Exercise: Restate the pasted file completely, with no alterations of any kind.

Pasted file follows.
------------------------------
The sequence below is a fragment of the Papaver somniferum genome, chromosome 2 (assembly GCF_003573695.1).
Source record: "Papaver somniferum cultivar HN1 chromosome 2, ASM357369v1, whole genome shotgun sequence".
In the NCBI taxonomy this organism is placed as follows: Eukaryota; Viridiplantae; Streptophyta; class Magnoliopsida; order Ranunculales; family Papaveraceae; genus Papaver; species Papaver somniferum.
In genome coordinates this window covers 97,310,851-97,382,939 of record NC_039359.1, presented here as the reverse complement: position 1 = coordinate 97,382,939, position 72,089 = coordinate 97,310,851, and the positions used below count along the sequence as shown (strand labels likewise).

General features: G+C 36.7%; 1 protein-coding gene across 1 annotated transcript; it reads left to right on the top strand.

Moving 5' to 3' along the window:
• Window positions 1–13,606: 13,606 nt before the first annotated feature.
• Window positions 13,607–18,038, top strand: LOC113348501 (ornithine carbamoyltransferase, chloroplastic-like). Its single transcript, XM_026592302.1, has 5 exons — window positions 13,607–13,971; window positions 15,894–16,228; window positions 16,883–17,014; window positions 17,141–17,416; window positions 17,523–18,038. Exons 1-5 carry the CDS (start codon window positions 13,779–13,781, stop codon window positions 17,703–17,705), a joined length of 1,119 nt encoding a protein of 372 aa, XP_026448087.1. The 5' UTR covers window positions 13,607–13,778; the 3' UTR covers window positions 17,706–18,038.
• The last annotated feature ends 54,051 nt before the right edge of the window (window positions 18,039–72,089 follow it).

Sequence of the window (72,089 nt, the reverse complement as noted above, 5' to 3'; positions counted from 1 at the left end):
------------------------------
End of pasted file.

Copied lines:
The sequence below is a fragment of the Papaver somniferum genome, chromosome 2 (assembly GCF_003573695.1).
Source record: "Papaver somniferum cultivar HN1 chromosome 2, ASM357369v1, whole genome shotgun sequence".
In the NCBI taxonomy this organism is placed as follows: Eukaryota; Viridiplantae; Streptophyta; class Magnoliopsida; order Ranunculales; family Papaveraceae; genus Papaver; species Papaver somniferum.
In genome coordinates this window covers 97,310,851-97,382,939 of record NC_039359.1, presented here as the reverse complement: position 1 = coordinate 97,382,939, position 72,089 = coordinate 97,310,851, and the positions used below count along the sequence as shown (strand labels likewise).

General features: G+C 36.7%; 1 protein-coding gene across 1 annotated transcript; it reads left to right on the top strand.

Moving 5' to 3' along the window:
• Window positions 1–13,606: 13,606 nt before the first annotated feature.
• Window positions 13,607–18,038, top strand: LOC113348501 (ornithine carbamoyltransferase, chloroplastic-like). Its single transcript, XM_026592302.1, has 5 exons — window positions 13,607–13,971; window positions 15,894–16,228; window positions 16,883–17,014; window positions 17,141–17,416; window positions 17,523–18,038. Exons 1-5 carry the CDS (start codon window positions 13,779–13,781, stop codon window positions 17,703–17,705), a joined length of 1,119 nt encoding a protein of 372 aa, XP_026448087.1. The 5' UTR covers window positions 13,607–13,778; the 3' UTR covers window positions 17,706–18,038.
• The last annotated feature ends 54,051 nt before the right edge of the window (window positions 18,039–72,089 follow it).

Sequence of the window (72,089 nt, the reverse complement as noted above, 5' to 3'; positions counted from 1 at the left end):